Coast Guard icebreakers come to rescue of frozen Great Lakes

Thick ice is crippling the shipping industry in the Great Lakes. The Coast Guard is working around the clock to cut through the ice, but this winter's weather is making the battle unusually tough.

Freighters loaded with vital cargo are trying to make their way through frozen waters to steel mills and factories before a crucial passageway is closed for the winter. Leading the way are the battering rams of the U.S. Coast Guard icebreakers.

If you absolutely need a shipment of iron ore for your steel mill in Indiana, the crew members of the Coast Guard icebreaker, the Mackinaw, are your best friends. Captain Mike Davanzo is a 30-year veteran.

"It really impacts the Great Lakes region and really the global economy,” he said.

Without the Coast Guard icebreaker ships, freighters would never make it through the icy waters on cold winter days. That doesn't just impact the freight companies, but it also impacts the plants and the people who work at the plants using the coal and ore they're carrying.

Sub-zero temperatures arrived early this year and one freighter got so trapped in the ice it took the Coast Guard icebreaker 17 hours to free it.

Davanzo told CBS News’ Don Dahler that last week’s bitter-cold weather was a “difficult and challenging” time for his team.

“Boats were getting stuck,” he said. “It was a lot of work real close aboard to other ships to break them free."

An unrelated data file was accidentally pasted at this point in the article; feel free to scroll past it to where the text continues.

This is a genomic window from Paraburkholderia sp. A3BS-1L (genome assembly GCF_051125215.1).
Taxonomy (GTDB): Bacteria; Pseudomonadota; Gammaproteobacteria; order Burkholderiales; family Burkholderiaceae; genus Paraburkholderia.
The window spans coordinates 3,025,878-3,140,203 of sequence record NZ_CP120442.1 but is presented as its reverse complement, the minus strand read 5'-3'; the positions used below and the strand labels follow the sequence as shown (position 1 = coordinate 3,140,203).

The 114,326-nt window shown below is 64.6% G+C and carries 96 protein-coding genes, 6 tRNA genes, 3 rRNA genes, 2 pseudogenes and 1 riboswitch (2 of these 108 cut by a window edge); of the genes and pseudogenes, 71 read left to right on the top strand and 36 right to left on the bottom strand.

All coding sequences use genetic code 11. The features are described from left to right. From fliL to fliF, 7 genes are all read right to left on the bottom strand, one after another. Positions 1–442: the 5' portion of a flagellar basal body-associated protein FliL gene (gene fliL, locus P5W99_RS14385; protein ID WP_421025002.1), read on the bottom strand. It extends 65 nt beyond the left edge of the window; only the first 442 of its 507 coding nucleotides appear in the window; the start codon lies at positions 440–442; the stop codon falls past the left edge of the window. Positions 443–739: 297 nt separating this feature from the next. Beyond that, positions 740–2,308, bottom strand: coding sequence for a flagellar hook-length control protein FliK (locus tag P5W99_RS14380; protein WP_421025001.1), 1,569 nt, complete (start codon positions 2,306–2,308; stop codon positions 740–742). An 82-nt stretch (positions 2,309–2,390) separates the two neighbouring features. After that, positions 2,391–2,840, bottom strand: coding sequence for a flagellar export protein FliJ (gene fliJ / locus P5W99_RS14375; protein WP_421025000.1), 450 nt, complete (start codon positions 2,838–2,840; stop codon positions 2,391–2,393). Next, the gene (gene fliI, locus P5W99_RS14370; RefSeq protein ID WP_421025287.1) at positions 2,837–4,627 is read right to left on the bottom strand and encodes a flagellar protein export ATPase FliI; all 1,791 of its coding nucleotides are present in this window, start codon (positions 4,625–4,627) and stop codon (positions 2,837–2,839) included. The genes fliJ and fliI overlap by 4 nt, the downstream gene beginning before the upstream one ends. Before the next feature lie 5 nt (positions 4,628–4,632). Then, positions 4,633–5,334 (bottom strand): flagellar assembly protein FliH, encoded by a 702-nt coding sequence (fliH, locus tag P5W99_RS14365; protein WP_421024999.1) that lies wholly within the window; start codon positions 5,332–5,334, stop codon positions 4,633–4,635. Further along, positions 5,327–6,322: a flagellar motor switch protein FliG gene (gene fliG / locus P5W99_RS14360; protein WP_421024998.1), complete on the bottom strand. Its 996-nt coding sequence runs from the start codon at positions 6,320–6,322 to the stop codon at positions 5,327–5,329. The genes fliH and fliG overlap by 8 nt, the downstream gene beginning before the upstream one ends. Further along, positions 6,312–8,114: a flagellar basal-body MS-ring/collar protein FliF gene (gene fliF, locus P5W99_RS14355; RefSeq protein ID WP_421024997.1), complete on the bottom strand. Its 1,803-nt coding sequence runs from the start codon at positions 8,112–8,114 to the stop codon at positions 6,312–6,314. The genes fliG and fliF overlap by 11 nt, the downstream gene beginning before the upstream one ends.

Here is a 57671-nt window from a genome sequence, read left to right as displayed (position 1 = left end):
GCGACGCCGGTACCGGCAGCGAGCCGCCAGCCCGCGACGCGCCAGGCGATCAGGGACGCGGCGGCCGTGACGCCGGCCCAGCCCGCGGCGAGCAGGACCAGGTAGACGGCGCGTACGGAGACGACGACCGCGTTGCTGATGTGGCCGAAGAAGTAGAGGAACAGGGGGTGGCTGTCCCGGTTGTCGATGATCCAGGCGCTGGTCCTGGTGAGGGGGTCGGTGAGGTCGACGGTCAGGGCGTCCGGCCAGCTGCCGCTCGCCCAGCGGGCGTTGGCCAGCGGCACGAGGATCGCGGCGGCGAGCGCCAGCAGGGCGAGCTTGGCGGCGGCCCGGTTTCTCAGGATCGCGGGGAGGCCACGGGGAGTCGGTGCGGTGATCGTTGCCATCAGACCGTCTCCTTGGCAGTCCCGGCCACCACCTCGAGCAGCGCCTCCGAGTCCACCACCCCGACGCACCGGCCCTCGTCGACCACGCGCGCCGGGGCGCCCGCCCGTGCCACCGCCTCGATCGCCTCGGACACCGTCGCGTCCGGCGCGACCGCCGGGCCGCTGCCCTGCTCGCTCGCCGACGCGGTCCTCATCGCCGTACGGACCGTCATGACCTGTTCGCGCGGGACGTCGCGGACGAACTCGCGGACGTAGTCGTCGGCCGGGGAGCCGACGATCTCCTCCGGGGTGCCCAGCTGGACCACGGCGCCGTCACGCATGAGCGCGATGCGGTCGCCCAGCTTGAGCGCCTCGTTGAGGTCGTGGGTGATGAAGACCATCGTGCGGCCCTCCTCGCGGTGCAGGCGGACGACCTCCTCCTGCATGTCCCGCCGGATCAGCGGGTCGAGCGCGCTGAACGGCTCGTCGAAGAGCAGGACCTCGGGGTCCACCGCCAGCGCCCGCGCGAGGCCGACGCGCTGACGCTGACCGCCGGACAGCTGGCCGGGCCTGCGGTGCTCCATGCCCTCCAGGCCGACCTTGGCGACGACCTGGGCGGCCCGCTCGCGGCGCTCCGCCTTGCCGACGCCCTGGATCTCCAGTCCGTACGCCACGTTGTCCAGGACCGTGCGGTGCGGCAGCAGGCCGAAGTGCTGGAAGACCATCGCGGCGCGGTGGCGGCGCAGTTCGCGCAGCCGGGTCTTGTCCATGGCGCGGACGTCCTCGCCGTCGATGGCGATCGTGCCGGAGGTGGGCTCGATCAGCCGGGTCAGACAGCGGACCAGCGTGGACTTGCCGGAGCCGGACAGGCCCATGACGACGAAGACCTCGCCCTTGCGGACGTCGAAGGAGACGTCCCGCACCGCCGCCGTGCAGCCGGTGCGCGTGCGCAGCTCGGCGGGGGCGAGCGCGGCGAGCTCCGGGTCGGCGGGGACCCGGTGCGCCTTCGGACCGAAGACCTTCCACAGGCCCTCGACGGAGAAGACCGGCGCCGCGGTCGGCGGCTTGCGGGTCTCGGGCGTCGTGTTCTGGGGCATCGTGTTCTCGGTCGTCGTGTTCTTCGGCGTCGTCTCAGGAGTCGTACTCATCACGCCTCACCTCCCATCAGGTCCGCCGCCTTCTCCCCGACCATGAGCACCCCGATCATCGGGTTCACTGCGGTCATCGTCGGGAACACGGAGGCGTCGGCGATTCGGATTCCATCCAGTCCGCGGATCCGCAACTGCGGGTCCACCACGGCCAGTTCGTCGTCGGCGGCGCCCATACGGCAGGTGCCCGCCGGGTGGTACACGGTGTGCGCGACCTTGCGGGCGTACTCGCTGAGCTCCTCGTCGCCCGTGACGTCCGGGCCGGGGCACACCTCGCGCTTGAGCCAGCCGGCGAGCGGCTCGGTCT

Most icebreakers use their weight to break the ice; the 3,500-ton Mackinaw does too, but it has another trick.

Ensign Michael Cooper manipulates the ship's propulsion system to churn up the ice like a blender, creating a path wide enough for freighters, but the thick ice made for a challenging few days.

“When you're getting reports from a range finder saying you're six feet away from a 1,000-foot vessel, you get pretty nervous,” he said.

Seaman Terrence McCabe is one of those range finders, who had to stand outside in minus-18 degree temperatures to measure distances.

“Any exposed skin would pretty much start burning,” he said. “Your eyes were watering, then once the water would start freezing shut your eyes, your eye lashes.”

Members of the ship were limited to only 10 minutes outside during the worst of the frigid weather, but more than the cold, they told Dahler that the constant vibrations from the ships smashing the ice is the hard part, making it feel like they're living in an earthquake, 18 hours a day.

Despite the weather, the Mackinaw and eight other Coast Guard icebreaker will be out in the water all winter, but weather predictions say that most of the shipping channels will be iced over until late march.

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